2. “Lost” style titles. Lost famously used a simple 3D-rendered version of the word Lost that came out of focus, into focus, and back out. This seems to be the new favourite technique to draw attention to the film’s name. It was clever when Lost used it, but we’re bored with it now thanks.
But the really dull trailer thing isn’t especially new, it’s just enormously prevalent at this time of year. It’s the habit of alerting viewers that this film doesn’t just star Colin Firth, it’s actually stars Academy Award Nominee Colin Firth, or Golden Globe Winner Coline Farrell, or whoever. Then we get into silly games where there are three stars, but only one is an Academy Award “Winner”, but the others have to have something to appear next to their names, otherwise they’re inferior actors somehow. I imagine that Hollywood agents are arguing over their star’s billing with the film’s producers.
Just because a film stars someone who won an award previously doesn’t actually affect my likelihood of seeing your film.
Anyway, onto the film. When I was visiting Sweden last autumn, this film was just hitting cinemas there (even though, after the first film, the second two were originally designed to form a TV miniseries). We’ve had to wait a year for it to come out here, following the other two.
If you’ve not already seen the first two parts of this film sequence, then you’re not going to want to start here. Again, the film follows the plot of the books closely, kicking off pretty much where we left off at the end of the last film.
Lisbeth Salander is in hospital, along with the man she has tried to kill. Meanwhile Ronald Niedermann is on the run. It’s probably not worth getting into the plot any more than that – especially if you’ve not seen the first couple of films. Suffice to say, that although in many respects this is a lower key film than the ones that have gone before it, the tension is ramped up appropriately.
The denouement, to a large extent, is a courtroom drama, and it’s played out well. Things get wrapped up.
Overall, it’s all very satisfactory conclusion to a series I’ve really enjoyed. So I’m left with a certain amount of trepidation about the Hollywood remake. Like the recent remake of Let The Right One In, I’m not sure why I’d want to go and see it, even though Fincher is a great director. Plus, his star Rooney Mara, is going to have to go someway to do better than Noomi Rapace.
Still – I will admit enjoying both the Swedish and British versions of Wallander – so it’s essentially the same thing happening here.
Finally, another aside: this morning as I was waiting at a cold station, I couldn’t help noticing the paperback editions of the three books being advertised as perfect Christmas gifts. The dragon tattoo of the protagonist seems to creep slowly up and over her shoulder over the course of the three books. See what I mean here:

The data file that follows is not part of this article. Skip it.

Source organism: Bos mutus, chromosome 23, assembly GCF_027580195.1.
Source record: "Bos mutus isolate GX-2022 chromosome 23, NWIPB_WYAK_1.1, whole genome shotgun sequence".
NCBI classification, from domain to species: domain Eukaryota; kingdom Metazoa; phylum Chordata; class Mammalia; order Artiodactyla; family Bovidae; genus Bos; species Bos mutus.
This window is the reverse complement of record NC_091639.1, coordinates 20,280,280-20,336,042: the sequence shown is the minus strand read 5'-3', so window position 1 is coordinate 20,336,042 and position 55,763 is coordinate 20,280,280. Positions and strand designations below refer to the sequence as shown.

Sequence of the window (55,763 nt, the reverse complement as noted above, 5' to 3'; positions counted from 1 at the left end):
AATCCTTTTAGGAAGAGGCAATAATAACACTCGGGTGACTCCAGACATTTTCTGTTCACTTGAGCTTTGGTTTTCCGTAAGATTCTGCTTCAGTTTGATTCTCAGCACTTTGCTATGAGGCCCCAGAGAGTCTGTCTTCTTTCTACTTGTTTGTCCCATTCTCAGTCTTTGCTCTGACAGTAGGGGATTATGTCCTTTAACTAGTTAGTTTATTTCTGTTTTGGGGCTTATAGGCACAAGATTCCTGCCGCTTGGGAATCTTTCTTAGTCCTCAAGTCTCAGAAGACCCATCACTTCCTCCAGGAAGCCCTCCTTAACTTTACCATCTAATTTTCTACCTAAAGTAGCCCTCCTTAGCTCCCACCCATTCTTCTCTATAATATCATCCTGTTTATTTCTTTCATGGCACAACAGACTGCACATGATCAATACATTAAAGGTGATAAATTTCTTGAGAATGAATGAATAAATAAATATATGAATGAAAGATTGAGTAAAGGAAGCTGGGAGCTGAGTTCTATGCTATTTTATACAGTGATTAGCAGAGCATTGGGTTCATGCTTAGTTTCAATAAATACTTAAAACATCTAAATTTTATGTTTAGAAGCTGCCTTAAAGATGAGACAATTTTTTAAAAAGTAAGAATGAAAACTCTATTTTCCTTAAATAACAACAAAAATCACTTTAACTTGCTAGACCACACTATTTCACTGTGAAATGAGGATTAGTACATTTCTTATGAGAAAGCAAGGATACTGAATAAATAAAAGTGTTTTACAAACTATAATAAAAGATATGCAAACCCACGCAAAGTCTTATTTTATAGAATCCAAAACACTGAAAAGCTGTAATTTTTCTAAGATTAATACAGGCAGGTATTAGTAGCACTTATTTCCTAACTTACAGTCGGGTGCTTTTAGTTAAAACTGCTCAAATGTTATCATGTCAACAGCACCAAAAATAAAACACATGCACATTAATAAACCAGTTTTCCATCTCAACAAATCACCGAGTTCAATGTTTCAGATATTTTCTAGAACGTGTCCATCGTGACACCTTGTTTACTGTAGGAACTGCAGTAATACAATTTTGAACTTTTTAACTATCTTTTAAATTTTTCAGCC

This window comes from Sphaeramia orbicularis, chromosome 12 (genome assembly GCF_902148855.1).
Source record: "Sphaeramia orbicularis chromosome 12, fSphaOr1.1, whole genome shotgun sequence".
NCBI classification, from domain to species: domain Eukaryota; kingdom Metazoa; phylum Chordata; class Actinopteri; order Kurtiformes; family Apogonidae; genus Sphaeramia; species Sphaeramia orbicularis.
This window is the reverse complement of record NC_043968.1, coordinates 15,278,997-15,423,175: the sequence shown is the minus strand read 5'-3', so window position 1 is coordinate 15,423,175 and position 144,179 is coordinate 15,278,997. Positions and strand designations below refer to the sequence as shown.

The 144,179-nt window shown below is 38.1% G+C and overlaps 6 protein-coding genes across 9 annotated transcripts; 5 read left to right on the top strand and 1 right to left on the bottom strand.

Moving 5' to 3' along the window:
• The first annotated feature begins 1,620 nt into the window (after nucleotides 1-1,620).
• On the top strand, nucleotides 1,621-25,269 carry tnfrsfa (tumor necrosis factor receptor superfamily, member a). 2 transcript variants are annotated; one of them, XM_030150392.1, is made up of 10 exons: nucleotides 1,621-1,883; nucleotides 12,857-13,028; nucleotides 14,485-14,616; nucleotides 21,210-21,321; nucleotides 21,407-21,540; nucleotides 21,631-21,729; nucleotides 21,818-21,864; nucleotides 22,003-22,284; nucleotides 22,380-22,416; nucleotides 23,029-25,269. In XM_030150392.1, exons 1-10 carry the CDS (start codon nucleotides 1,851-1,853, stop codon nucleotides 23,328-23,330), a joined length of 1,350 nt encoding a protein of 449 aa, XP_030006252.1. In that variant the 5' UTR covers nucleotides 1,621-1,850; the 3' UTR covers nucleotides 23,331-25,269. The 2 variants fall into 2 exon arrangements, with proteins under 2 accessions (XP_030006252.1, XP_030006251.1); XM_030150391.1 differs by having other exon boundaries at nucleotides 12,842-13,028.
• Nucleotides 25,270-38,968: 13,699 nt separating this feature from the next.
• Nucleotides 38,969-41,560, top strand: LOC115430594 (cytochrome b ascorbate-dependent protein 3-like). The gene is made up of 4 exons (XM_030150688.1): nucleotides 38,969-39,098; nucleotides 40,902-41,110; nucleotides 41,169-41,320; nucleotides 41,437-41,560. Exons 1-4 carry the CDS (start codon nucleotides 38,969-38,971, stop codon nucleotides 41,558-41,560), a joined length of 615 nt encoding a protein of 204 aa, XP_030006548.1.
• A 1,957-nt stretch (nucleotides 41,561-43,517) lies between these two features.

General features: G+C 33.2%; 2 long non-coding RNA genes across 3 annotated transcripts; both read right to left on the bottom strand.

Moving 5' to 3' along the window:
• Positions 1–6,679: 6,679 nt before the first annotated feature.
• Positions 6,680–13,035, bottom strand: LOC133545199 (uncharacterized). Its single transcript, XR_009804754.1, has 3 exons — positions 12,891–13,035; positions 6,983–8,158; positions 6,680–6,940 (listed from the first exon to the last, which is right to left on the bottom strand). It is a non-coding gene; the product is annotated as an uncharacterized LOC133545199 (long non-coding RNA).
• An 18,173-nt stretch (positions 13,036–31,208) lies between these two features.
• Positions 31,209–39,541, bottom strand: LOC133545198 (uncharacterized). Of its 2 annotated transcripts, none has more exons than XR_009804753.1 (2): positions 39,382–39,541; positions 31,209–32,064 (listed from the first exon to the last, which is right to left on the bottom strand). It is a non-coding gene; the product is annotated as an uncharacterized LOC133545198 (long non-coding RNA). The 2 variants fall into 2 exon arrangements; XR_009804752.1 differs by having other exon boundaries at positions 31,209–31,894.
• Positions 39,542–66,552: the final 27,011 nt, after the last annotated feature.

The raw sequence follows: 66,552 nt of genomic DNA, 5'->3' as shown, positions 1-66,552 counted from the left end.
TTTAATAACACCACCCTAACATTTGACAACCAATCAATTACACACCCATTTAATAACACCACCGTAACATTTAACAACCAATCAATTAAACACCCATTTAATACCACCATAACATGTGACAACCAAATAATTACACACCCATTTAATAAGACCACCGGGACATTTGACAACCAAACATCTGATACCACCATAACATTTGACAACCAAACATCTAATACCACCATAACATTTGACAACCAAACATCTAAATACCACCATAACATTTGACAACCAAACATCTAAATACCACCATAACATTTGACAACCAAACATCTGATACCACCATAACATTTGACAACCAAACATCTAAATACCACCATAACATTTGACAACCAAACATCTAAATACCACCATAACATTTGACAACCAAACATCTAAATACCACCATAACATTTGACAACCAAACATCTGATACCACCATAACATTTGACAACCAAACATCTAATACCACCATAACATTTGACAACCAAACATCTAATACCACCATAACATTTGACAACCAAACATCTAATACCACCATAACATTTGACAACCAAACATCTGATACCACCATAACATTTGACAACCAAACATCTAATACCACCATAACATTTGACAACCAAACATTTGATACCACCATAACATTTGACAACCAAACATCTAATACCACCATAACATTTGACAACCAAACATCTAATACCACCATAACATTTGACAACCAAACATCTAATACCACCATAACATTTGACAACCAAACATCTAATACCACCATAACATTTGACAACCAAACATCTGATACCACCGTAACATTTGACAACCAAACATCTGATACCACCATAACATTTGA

Ofcom’s Broadcast Code Review

Sometime towards the end of the year, Ofcom should be reporting back on some changes it’s making to its Broadcast Code – the document that legislates what television and radio broadcasters are allowed to do on air.
The big news on the day it comes out will undoubtedly surround Product Placement on television. Will Simon Cowell et al have brand Coca Cola glasses on their desk in the next series of X-Factor? Will your favourite soap characters start drinking Stella Artois Black? Who knows. In the short term, we’ll find out what broadcasters can do, and then later on find out what they actually decide to do.
In radio, there are also likely to be substantial changes.
[Pause for a moment while I dash off to touch wood] To get an idea of what it might mean for radio, it’s instructive to go away and have a look at the final page of Ofcom’s radio consultation document. Ofcom outlined four different Options, starting with what we have today, and moving into what we might have. That page is indicative of what broadcasters can do.
Stephen Martin blogged about this subject the other day, and included a demo created by Alex Baker of Kerrang! which illustrated how the changes could sound.
And therein lies the decisions that radio executives will have to make in the early part of next year. It really is worth listening to that bit of audio. Go on. I’ll wait.
Overall it sounds pretty good – and pretty reasonable. There’s an oft-quoted example of radio stations not being allowed to run competitions to win a trip to the set of Harry Potter by asking competition questions about Harry Potter. At Absolute Radio, we’ve run into the same issues when promoting a James Bond film. Quiz questions couldn’t be about the film franchise, because that would give undue prominance to James Bond, and we’re not allowed to do that. This, despite the fact that the competition is only being run because the film distributor concerned has paid the station to promote the new film.
Anyway, back to that audio.
It’s all pretty standard until Baker says, “I was lucky enough to see an advance screening of the film, and it’s absolutely hilarious” when talking about the film Burke and Hare. Remember, this is a dummy piece of copy, and this didn’t air. But it’s the sort of thing a film company might like a DJ to say.